Modal Verbs – let’s review some of them

Modal verbs – let’s review some of them

Modal Verbs - let's review some of them

Let’s review the most important Modal Verbs. Do you remember them? Let’s talk about four Modal Verbs. Can, Could, Should and Must. They are very common to be used in conversation, written and spoken English. Modal Verbs – let’s review some of them – Let’s start reviewing an important grammar issue.

Can – It is used to talk about possibility or ability.

Take a look at these examples:

Anne: Can I help you, sir?

Michael: Yes, please.  I am looking for a new T-shirt.

Anne: Ok, What size are you?

Michael: I’m medium.

Anne: What color do you prefer?

Michael: Well, I prefer green or yellow.

Anne: Take a look at these models. Do you like them?

Michael: Yes, they are very nice, thanks! Can I try them on?

Anne: Sure! The fitting room is over there.

Michael: Thanks. I will be back in a minute.

Modal Verbs - let's review some of them


Could – It is used to express a possibility or ability (more formal) – could is the past of can.

Sharon: Could I help you, sir?

Pete: Well, I have a terrible headache. Could you help me, please? 

Sharon: Yes, how long have you had this headache?

Pete: For about two days.

Sharon: If I were you I’d look for a doctor but I recommend you this painkiller. You need to take it every 12 hours.

Pete: Thanks for your recommendation. I will take it and I really need to schedule a doctor.


Must – It is used to express an obligation.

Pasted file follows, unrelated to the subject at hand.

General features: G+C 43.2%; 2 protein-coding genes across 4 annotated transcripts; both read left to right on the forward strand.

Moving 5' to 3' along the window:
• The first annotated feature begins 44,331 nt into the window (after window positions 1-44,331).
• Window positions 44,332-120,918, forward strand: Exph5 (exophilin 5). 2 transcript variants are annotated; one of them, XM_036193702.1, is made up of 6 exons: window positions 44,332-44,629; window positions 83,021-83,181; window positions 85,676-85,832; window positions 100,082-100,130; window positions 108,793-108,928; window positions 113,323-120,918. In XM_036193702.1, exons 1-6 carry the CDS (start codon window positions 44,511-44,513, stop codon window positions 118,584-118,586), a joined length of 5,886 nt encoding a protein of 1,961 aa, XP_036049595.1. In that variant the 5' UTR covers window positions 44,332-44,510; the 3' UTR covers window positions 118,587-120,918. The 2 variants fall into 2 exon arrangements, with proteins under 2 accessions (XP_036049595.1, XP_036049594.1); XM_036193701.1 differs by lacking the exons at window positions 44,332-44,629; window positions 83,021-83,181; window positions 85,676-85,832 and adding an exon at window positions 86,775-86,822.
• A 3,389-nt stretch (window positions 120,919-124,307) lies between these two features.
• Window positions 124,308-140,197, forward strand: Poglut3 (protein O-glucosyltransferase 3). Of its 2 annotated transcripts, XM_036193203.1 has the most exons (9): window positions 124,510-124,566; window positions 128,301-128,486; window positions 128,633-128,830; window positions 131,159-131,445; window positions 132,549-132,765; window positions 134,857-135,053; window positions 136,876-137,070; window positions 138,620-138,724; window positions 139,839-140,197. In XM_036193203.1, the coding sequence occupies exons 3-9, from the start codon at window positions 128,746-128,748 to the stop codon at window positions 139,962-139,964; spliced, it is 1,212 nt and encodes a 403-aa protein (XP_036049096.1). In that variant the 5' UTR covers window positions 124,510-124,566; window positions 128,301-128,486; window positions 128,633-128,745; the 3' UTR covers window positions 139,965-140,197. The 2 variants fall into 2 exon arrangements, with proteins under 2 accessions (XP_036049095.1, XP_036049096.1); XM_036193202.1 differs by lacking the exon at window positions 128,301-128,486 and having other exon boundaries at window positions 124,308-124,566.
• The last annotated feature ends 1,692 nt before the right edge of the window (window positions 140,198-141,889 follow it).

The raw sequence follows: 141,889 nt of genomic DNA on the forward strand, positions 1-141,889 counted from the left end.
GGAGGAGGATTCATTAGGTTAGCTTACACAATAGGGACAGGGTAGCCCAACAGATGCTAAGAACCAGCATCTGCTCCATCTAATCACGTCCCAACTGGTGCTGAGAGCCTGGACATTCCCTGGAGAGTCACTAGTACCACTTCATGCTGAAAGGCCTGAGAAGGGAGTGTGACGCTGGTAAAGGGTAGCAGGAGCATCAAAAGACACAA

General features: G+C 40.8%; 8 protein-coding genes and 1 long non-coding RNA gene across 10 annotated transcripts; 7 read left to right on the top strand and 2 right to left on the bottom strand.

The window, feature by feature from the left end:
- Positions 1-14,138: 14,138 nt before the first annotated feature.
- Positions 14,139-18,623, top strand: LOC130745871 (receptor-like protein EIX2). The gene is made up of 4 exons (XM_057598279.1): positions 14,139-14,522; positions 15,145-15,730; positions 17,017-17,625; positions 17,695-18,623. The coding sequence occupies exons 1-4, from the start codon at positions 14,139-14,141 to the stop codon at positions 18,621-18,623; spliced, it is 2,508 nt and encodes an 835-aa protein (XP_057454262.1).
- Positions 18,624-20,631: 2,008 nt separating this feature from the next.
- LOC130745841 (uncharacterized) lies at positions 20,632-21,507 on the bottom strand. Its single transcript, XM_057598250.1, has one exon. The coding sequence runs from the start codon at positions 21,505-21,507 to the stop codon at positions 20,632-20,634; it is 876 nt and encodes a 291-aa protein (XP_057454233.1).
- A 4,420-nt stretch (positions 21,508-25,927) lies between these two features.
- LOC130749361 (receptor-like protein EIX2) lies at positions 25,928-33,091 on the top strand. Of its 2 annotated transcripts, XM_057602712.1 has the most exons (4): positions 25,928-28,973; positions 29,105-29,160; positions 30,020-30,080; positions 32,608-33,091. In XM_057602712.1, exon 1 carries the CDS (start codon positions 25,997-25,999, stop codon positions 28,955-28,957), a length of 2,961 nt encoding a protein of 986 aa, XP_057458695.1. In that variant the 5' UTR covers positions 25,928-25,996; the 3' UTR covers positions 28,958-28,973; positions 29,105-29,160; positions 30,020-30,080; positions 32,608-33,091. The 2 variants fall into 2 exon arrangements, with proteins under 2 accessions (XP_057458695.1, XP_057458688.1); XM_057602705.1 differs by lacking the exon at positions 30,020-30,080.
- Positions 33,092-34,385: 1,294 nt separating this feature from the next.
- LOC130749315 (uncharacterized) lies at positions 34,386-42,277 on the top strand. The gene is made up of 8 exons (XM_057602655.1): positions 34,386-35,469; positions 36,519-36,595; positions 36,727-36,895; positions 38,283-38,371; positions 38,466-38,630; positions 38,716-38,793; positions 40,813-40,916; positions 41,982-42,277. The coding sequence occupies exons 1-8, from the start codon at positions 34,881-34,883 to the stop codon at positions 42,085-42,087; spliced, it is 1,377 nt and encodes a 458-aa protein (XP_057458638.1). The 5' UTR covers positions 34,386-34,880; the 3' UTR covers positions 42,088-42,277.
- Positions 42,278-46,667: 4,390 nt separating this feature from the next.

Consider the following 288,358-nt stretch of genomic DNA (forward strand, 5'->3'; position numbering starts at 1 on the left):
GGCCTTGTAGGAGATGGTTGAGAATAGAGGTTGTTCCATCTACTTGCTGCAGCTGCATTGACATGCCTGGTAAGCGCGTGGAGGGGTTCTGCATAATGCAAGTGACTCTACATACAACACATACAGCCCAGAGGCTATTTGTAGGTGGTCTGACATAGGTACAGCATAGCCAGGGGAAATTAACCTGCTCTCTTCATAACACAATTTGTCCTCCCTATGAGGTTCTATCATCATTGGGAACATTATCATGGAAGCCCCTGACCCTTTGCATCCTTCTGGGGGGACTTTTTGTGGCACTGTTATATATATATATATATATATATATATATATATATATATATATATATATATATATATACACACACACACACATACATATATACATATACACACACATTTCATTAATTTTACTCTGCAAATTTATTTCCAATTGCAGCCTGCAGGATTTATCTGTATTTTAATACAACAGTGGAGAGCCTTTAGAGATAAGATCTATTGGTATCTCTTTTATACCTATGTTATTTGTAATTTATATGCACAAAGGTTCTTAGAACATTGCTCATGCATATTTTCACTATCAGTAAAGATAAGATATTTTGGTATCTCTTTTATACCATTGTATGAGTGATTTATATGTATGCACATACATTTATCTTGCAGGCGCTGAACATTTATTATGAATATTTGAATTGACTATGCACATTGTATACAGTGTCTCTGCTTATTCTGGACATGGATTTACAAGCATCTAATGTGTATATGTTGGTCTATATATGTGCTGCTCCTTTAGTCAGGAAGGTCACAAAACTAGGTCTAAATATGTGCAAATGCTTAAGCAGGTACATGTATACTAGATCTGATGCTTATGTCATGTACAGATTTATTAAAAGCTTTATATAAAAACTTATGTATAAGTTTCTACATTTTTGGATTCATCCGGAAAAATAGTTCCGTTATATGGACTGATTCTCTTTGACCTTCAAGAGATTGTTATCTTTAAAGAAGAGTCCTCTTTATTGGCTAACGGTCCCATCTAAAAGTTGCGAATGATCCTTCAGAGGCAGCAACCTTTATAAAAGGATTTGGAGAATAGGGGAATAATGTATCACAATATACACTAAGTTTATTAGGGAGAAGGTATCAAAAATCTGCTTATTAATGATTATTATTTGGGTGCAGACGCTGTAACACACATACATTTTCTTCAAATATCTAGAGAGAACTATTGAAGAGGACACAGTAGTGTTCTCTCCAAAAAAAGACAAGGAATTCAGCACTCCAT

Karen: I am feeling terrible today!

Paul: What is going on?

Karen: Well, I have a fever, sore throat and a terrible headache.

Paul: Wow! You must go to the doctor! How long have you had this fever?

Karen: For about three days.

Paul: Definitely, you must visit a hospital now! I’ll give you a ride to the nearest hospital, ok?

Paul: Thanks, Paul! You are very kind!


Should – It is used to express a suggestion or advice

Peter: I need to stop smoking but I can’t!

Maxwell: Well, Peter. You should look for some help! Talk to your doctor!

Peter: I have already talked to him about it and he recommended changing my daily routine. I am really trying to stop smoking but it is hard!

Maxwell: You should reduce little by little. How many cigarettes do you smoke a day?

Peter: About ten or fifteen.

Maxwell: First of all, you should reduce one tomorrow. Let’s consider you are smoking ten cigarettes a day.  You need to reduce one tomorrow. Wait for a couple of days and reduce two or three. You are going to observe that your organism won’t feel more necessity to smoke. Try to have a more balanced diet – it also helps!

Peter: Thanks, Maxwell!